booster dose for these vaccines. What we don’t know is: How urgent is the need?”
An estimated 103 million Americans are now fully vaccinated with Pfizer’s formula, 69 million with Moderna’s and 15 million with J&J’s, according to the CDC. Regulators took up the question of Pfizer boosters first because the company submitted its data ahead of the other vaccine makers.
In the new review of Moderna’s latest data, the FDA did not indicate if it was leaning toward approving the company’s booster shot. The agency did say that vaccines used in the United States still provide protection, and it raised questions about some of Moderna’s efficacy data, the AP reports.
The two initial Moderna shots contain 100 micrograms of vaccine each. But the drugmaker said in documents filed with the FDA that 50 micrograms ought to be enough for a booster for healthy people.
A company study of 344 people gave them a 50-microgram shot six months after their second dose, and levels of virus-fighting antibodies jumped. Moderna said the booster even triggered a 42-fold rise in antibodies able to target the highly contagious Delta variant.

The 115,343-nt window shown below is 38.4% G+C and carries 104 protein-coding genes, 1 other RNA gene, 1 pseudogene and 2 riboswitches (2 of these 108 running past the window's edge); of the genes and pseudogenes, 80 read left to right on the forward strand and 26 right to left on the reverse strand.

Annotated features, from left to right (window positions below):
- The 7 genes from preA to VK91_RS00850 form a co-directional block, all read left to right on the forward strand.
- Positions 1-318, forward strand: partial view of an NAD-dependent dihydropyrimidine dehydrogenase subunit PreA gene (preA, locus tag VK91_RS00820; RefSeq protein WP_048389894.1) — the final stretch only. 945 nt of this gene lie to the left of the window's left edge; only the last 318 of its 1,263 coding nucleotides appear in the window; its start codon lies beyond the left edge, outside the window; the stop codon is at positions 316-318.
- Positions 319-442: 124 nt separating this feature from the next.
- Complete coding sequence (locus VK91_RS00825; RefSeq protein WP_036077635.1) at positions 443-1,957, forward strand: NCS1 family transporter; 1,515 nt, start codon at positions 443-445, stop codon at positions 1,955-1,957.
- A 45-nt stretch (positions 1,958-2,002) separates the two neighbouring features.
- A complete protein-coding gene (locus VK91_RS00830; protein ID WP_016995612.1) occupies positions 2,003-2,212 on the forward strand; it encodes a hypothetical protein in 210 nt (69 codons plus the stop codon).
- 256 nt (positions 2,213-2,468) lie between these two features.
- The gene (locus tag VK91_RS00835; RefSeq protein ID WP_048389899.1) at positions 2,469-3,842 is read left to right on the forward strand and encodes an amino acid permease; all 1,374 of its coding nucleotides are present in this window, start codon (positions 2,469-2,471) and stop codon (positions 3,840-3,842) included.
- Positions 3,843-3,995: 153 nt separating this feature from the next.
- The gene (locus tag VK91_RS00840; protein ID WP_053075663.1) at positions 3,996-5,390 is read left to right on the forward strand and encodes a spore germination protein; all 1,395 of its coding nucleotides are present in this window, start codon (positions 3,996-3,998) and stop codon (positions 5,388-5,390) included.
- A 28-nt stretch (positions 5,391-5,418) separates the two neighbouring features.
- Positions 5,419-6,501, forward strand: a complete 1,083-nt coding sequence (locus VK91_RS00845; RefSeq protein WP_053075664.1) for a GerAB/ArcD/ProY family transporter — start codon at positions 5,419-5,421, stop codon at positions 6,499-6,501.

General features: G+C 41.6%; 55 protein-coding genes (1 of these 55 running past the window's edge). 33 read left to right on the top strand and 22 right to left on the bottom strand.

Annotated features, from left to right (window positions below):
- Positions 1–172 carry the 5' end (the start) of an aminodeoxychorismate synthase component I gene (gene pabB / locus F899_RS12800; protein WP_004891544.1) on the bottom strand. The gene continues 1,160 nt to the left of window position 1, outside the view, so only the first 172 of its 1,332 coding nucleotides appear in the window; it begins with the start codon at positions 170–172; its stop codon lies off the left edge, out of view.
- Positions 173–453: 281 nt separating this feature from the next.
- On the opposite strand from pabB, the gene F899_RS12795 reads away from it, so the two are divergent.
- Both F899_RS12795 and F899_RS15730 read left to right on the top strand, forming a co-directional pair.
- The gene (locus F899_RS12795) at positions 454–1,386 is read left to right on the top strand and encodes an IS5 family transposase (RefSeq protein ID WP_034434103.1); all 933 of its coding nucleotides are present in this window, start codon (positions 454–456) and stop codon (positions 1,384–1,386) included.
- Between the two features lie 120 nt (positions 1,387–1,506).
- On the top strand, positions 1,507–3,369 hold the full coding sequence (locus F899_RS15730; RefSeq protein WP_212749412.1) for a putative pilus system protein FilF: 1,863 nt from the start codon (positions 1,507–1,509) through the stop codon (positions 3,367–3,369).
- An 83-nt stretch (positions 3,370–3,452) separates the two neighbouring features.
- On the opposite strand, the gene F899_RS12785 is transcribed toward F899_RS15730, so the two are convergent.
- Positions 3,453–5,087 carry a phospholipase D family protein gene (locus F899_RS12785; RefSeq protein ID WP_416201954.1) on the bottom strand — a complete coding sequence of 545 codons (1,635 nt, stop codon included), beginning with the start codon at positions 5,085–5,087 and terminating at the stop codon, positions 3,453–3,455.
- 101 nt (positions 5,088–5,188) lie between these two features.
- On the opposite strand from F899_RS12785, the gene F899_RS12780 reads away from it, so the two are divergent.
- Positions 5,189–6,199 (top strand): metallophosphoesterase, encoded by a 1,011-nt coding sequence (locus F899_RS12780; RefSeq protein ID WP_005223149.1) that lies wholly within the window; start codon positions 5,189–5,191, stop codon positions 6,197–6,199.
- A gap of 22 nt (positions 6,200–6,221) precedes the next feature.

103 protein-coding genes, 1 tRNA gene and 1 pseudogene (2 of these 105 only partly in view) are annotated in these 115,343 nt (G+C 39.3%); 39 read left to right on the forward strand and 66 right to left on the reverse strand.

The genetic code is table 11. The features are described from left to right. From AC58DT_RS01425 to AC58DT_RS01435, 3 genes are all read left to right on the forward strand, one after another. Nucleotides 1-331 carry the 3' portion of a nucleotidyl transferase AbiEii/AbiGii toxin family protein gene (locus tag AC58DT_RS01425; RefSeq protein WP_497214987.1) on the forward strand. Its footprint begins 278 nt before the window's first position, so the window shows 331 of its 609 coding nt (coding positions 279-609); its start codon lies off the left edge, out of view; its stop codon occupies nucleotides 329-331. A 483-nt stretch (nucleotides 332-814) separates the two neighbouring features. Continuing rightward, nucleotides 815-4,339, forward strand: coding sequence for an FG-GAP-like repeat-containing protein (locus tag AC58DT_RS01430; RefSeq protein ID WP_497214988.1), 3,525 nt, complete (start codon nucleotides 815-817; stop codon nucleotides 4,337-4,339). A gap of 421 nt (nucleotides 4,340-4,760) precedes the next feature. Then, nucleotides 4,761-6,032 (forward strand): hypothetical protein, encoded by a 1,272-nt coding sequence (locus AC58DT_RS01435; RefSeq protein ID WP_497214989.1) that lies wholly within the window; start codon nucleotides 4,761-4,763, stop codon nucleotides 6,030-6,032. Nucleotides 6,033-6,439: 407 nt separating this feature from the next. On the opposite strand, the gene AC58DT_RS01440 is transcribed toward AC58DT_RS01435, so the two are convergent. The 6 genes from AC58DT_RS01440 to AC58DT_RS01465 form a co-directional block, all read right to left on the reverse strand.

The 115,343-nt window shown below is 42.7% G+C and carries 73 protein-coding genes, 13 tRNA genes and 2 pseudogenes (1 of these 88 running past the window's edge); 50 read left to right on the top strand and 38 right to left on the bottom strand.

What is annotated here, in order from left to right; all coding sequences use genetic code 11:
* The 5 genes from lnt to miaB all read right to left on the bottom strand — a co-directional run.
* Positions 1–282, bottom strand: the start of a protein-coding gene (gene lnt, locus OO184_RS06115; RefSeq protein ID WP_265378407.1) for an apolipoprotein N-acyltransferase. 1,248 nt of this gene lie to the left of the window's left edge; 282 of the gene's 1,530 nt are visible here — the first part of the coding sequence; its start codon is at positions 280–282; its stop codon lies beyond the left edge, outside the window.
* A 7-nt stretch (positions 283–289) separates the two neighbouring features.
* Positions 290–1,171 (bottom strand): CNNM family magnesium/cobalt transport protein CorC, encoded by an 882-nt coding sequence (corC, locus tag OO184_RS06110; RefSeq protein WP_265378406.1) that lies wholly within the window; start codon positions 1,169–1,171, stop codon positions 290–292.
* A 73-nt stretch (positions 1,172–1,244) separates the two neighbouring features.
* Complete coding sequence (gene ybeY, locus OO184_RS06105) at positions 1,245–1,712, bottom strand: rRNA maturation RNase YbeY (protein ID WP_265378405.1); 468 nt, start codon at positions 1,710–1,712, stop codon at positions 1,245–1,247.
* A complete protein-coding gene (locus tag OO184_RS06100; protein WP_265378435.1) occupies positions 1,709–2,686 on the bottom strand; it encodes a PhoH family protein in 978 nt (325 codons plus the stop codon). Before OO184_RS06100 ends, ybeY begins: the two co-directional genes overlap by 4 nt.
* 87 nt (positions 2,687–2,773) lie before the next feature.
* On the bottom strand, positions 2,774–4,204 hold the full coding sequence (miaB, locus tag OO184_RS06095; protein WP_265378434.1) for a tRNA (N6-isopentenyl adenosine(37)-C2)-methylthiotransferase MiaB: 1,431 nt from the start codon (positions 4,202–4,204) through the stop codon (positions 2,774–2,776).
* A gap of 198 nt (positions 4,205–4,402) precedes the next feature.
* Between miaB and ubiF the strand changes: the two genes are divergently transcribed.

Side effects were similar to the fevers and aches that Moderna recipients commonly experience after their second regular shot, the company says.
How efficient is the J&J booster shot?
As for people who got the J&J vaccine, the company has submitted data to the FDA for two different options: a booster shot at two months or at six months. The company said in its FDA submission that a six-month booster is recommended but that a second dose could be given at two months in some situations, according to the AP.
J&J released data in September showing that a booster given at two months provided 94% protection against moderate-to-severe COVID-19 infection. The company has not disclosed patient data on a six-month booster, but early measures of virus-fighting antibodies suggest it provides even higher protection.
Even without a booster, J&J says, its vaccine remains about 80% effective at preventing COVID-19 hospitalizations.
Scientists emphasize that all three vaccines still offer strong protection against severe disease and death from COVID-19. The thorny issue is how quickly, and how much, protection against milder infection may wane.